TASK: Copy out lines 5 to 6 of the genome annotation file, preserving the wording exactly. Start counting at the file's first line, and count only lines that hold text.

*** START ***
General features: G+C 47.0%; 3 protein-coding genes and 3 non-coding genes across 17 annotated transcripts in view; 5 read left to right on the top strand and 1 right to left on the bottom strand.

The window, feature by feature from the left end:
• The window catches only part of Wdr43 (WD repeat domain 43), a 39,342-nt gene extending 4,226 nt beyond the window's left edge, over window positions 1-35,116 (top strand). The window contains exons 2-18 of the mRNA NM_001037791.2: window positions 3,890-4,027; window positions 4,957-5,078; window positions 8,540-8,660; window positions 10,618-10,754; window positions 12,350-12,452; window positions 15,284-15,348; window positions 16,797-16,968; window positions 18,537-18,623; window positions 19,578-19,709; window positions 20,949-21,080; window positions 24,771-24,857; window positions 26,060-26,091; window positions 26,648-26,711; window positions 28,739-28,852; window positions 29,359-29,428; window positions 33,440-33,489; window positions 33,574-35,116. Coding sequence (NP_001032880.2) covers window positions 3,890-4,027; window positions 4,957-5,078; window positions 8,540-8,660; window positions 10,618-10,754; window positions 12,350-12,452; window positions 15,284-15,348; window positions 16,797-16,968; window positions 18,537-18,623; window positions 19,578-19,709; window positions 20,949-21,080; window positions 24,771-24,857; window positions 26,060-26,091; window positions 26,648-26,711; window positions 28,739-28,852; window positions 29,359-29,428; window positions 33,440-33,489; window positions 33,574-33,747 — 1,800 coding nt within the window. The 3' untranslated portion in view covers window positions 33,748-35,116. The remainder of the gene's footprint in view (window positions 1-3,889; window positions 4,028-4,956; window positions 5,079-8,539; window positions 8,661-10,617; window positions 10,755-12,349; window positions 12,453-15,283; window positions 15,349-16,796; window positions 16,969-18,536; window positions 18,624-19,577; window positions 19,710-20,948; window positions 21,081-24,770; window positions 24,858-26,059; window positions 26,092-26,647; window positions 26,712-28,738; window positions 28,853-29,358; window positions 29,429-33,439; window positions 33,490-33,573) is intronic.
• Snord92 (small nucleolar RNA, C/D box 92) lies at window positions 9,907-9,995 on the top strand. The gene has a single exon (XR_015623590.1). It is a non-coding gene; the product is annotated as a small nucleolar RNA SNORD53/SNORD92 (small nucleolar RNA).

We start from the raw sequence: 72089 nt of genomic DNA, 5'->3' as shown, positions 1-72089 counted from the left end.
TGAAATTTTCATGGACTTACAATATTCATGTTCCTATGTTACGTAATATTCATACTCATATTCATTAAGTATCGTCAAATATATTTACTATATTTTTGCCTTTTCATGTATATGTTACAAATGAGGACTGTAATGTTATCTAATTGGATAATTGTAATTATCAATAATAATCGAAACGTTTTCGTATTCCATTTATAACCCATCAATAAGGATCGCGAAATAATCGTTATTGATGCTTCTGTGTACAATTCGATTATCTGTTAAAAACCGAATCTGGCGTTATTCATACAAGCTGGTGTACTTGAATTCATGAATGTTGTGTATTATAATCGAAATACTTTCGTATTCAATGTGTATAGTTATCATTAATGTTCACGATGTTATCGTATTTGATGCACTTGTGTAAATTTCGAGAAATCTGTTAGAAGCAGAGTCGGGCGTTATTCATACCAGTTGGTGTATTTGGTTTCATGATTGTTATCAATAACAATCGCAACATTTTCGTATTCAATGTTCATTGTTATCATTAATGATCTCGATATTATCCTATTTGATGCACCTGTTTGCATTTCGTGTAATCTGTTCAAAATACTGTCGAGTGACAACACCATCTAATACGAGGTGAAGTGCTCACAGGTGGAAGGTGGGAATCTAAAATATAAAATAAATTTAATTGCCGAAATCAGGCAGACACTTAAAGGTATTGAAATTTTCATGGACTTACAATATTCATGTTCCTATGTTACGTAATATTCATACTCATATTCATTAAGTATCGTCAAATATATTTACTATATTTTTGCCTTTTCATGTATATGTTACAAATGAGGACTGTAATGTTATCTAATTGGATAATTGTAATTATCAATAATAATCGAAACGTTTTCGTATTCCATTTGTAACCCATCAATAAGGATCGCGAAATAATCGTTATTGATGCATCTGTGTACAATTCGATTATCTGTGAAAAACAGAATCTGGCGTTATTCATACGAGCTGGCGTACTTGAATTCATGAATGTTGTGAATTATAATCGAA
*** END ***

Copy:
We start from the raw sequence: 72089 nt of genomic DNA, 5'->3' as shown, positions 1-72089 counted from the left end.
TGAAATTTTCATGGACTTACAATATTCATGTTCCTATGTTACGTAATATTCATACTCATATTCATTAAGTATCGTCAAATATATTTACTATATTTTTGCCTTTTCATGTATATGTTACAAATGAGGACTGTAATGTTATCTAATTGGATAATTGTAATTATCAATAATAATCGAAACGTTTTCGTATTCCATTTATAACCCATCAATAAGGATCGCGAAATAATCGTTATTGATGCTTCTGTGTACAATTCGATTATCTGTTAAAAACCGAATCTGGCGTTATTCATACAAGCTGGTGTACTTGAATTCATGAATGTTGTGTATTATAATCGAAATACTTTCGTATTCAATGTGTATAGTTATCATTAATGTTCACGATGTTATCGTATTTGATGCACTTGTGTAAATTTCGAGAAATCTGTTAGAAGCAGAGTCGGGCGTTATTCATACCAGTTGGTGTATTTGGTTTCATGATTGTTATCAATAACAATCGCAACATTTTCGTATTCAATGTTCATTGTTATCATTAATGATCTCGATATTATCCTATTTGATGCACCTGTTTGCATTTCGTGTAATCTGTTCAAAATACTGTCGAGTGACAACACCATCTAATACGAGGTGAAGTGCTCACAGGTGGAAGGTGGGAATCTAAAATATAAAATAAATTTAATTGCCGAAATCAGGCAGACACTTAAAGGTATTGAAATTTTCATGGACTTACAATATTCATGTTCCTATGTTACGTAATATTCATACTCATATTCATTAAGTATCGTCAAATATATTTACTATATTTTTGCCTTTTCATGTATATGTTACAAATGAGGACTGTAATGTTATCTAATTGGATAATTGTAATTATCAATAATAATCGAAACGTTTTCGTATTCCATTTGTAACCCATCAATAAGGATCGCGAAATAATCGTTATTGATGCATCTGTGTACAATTCGATTATCTGTGAAAAACAGAATCTGGCGTTATTCATACGAGCTGGCGTACTTGAATTCATGAATGTTGTGAATTATAATCGAA